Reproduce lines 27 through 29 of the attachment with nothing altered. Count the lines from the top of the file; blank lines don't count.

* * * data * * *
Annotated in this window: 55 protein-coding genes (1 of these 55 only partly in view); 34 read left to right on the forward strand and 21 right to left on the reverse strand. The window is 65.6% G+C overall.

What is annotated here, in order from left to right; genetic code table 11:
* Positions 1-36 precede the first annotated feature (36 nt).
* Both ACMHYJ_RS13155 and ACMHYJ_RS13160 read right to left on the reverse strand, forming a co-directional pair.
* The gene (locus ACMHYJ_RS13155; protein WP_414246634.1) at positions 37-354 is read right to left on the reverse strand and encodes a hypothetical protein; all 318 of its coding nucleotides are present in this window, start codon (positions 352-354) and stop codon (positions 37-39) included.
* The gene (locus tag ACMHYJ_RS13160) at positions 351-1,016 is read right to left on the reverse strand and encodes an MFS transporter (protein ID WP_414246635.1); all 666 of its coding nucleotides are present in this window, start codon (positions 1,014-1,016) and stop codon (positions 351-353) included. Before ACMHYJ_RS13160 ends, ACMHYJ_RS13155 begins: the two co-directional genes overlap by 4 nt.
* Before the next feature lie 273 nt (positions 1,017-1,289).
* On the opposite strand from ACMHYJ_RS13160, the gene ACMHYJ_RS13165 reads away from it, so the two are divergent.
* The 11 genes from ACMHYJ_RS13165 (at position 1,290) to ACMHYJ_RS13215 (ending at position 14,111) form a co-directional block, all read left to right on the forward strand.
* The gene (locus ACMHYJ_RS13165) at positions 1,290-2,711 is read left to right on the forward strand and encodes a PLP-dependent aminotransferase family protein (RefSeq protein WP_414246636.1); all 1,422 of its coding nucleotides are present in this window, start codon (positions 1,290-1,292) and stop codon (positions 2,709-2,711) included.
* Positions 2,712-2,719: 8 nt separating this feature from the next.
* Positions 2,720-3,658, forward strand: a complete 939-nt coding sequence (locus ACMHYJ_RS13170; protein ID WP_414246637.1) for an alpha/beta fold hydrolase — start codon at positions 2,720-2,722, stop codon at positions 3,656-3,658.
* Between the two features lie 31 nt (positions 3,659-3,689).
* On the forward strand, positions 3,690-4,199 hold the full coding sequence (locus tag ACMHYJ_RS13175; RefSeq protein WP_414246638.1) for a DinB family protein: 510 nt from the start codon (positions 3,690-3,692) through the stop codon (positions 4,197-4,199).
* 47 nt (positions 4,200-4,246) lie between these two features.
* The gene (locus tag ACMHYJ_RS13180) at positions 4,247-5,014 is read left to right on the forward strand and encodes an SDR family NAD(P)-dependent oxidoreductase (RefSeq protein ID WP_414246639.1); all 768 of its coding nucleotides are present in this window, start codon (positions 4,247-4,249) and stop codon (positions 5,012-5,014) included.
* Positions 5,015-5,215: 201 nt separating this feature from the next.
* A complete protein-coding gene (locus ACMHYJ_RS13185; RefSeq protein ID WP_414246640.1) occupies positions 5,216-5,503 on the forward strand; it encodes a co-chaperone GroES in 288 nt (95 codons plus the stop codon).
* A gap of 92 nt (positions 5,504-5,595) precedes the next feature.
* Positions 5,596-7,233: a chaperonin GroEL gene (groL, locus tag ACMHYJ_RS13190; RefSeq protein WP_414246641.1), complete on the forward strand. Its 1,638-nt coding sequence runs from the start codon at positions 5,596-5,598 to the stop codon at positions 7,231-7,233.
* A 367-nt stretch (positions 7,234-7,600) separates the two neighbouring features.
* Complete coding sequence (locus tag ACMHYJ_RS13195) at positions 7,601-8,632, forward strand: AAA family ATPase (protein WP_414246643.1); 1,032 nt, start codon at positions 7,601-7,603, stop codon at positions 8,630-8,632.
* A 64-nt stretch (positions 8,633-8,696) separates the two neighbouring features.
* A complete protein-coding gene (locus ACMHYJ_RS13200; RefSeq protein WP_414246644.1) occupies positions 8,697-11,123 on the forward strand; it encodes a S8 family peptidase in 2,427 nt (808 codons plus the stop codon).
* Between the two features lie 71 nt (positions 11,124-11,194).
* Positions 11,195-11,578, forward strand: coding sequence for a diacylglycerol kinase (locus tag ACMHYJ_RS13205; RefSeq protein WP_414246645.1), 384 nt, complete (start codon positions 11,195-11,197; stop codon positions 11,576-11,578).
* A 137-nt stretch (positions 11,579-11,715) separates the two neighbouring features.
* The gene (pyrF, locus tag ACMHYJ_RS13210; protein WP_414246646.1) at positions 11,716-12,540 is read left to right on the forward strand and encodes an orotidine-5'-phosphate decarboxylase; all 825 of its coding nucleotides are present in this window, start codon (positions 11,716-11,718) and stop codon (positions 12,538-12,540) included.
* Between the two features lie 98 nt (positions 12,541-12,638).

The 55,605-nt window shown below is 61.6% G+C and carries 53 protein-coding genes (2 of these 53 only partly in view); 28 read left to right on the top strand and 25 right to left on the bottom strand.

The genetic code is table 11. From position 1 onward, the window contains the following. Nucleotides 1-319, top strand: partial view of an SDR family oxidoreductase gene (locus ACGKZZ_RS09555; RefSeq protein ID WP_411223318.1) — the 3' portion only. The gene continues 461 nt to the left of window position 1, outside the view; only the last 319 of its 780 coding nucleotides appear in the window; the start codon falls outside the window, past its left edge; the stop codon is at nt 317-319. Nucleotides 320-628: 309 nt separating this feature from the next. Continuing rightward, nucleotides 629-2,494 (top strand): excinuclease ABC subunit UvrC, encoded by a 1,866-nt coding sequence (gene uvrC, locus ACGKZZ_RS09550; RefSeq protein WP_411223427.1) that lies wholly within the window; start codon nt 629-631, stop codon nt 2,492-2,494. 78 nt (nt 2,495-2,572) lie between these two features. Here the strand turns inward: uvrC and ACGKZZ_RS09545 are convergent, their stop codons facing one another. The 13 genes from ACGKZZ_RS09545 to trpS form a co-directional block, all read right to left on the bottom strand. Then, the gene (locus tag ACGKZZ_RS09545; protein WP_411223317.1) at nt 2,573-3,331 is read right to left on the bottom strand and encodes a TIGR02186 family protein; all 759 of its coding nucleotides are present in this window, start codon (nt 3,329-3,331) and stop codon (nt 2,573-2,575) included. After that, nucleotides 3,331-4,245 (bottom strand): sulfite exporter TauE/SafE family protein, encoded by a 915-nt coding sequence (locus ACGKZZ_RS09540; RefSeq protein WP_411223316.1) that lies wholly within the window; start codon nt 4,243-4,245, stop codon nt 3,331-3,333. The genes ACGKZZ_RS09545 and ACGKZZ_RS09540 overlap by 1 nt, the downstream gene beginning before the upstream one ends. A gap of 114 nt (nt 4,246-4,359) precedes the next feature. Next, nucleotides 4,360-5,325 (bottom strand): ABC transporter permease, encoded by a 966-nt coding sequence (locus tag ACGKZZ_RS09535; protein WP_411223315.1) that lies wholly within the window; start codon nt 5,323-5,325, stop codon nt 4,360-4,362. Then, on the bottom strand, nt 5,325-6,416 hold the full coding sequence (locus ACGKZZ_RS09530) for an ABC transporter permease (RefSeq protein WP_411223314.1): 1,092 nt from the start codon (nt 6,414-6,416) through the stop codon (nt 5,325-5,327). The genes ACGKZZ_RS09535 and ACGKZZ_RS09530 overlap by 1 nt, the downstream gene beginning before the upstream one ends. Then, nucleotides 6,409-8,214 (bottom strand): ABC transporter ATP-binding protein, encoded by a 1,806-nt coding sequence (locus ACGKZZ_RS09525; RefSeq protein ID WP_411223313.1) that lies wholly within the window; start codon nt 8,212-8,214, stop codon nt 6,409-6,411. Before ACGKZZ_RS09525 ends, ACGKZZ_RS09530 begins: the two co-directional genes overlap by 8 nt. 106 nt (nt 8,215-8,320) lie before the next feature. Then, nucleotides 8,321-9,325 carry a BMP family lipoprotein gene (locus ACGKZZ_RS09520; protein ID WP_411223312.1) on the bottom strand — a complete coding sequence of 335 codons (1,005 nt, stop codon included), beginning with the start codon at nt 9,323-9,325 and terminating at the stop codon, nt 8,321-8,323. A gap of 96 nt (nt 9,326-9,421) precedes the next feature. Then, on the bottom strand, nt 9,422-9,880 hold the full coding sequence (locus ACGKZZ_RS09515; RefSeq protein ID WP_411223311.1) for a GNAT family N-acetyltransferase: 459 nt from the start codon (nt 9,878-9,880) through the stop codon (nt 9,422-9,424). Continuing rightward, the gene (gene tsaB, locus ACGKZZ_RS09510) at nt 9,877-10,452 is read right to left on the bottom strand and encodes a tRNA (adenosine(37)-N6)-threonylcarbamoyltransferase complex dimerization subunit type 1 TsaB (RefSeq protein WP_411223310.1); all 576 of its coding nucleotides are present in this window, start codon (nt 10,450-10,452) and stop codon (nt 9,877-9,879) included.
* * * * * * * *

* A 137-nt stretch (positions 11,579-11,715) separates the two neighbouring features.
* The gene (pyrF, locus tag ACMHYJ_RS13210; protein WP_414246646.1) at positions 11,716-12,540 is read left to right on the forward strand and encodes an orotidine-5'-phosphate decarboxylase; all 825 of its coding nucleotides are present in this window, start codon (positions 11,716-11,718) and stop codon (positions 12,538-12,540) included.
* Between the two features lie 98 nt (positions 12,541-12,638).